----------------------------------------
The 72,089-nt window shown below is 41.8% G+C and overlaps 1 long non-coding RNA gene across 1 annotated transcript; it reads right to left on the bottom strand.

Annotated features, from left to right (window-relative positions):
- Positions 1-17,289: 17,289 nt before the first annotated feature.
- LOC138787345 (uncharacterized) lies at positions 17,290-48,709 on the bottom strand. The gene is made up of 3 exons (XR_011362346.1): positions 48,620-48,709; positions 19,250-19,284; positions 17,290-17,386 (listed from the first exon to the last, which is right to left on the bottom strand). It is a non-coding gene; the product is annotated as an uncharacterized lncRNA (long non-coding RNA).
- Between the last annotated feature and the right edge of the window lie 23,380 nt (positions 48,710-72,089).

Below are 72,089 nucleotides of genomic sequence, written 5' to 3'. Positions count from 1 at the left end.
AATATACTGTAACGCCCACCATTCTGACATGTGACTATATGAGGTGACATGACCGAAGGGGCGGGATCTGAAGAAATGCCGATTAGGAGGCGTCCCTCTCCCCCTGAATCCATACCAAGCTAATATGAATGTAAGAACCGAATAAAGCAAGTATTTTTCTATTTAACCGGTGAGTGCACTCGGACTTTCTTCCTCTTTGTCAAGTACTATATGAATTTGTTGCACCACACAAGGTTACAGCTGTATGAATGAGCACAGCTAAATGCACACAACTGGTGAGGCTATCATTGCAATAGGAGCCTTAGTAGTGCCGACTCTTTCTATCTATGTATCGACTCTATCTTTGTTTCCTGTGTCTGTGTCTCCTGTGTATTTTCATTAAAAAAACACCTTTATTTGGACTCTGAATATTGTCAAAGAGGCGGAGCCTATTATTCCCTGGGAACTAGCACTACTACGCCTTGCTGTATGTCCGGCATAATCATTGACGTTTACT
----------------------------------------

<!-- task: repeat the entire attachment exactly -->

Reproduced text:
The 72,089-nt window shown below is 41.8% G+C and overlaps 1 long non-coding RNA gene across 1 annotated transcript; it reads right to left on the bottom strand.

Annotated features, from left to right (window-relative positions):
- Positions 1-17,289: 17,289 nt before the first annotated feature.
- LOC138787345 (uncharacterized) lies at positions 17,290-48,709 on the bottom strand. The gene is made up of 3 exons (XR_011362346.1): positions 48,620-48,709; positions 19,250-19,284; positions 17,290-17,386 (listed from the first exon to the last, which is right to left on the bottom strand). It is a non-coding gene; the product is annotated as an uncharacterized lncRNA (long non-coding RNA).
- Between the last annotated feature and the right edge of the window lie 23,380 nt (positions 48,710-72,089).

Below are 72,089 nucleotides of genomic sequence, written 5' to 3'. Positions count from 1 at the left end.
AATATACTGTAACGCCCACCATTCTGACATGTGACTATATGAGGTGACATGACCGAAGGGGCGGGATCTGAAGAAATGCCGATTAGGAGGCGTCCCTCTCCCCCTGAATCCATACCAAGCTAATATGAATGTAAGAACCGAATAAAGCAAGTATTTTTCTATTTAACCGGTGAGTGCACTCGGACTTTCTTCCTCTTTGTCAAGTACTATATGAATTTGTTGCACCACACAAGGTTACAGCTGTATGAATGAGCACAGCTAAATGCACACAACTGGTGAGGCTATCATTGCAATAGGAGCCTTAGTAGTGCCGACTCTTTCTATCTATGTATCGACTCTATCTTTGTTTCCTGTGTCTGTGTCTCCTGTGTATTTTCATTAAAAAAACACCTTTATTTGGACTCTGAATATTGTCAAAGAGGCGGAGCCTATTATTCCCTGGGAACTAGCACTACTACGCCTTGCTGTATGTCCGGCATAATCATTGACGTTTACT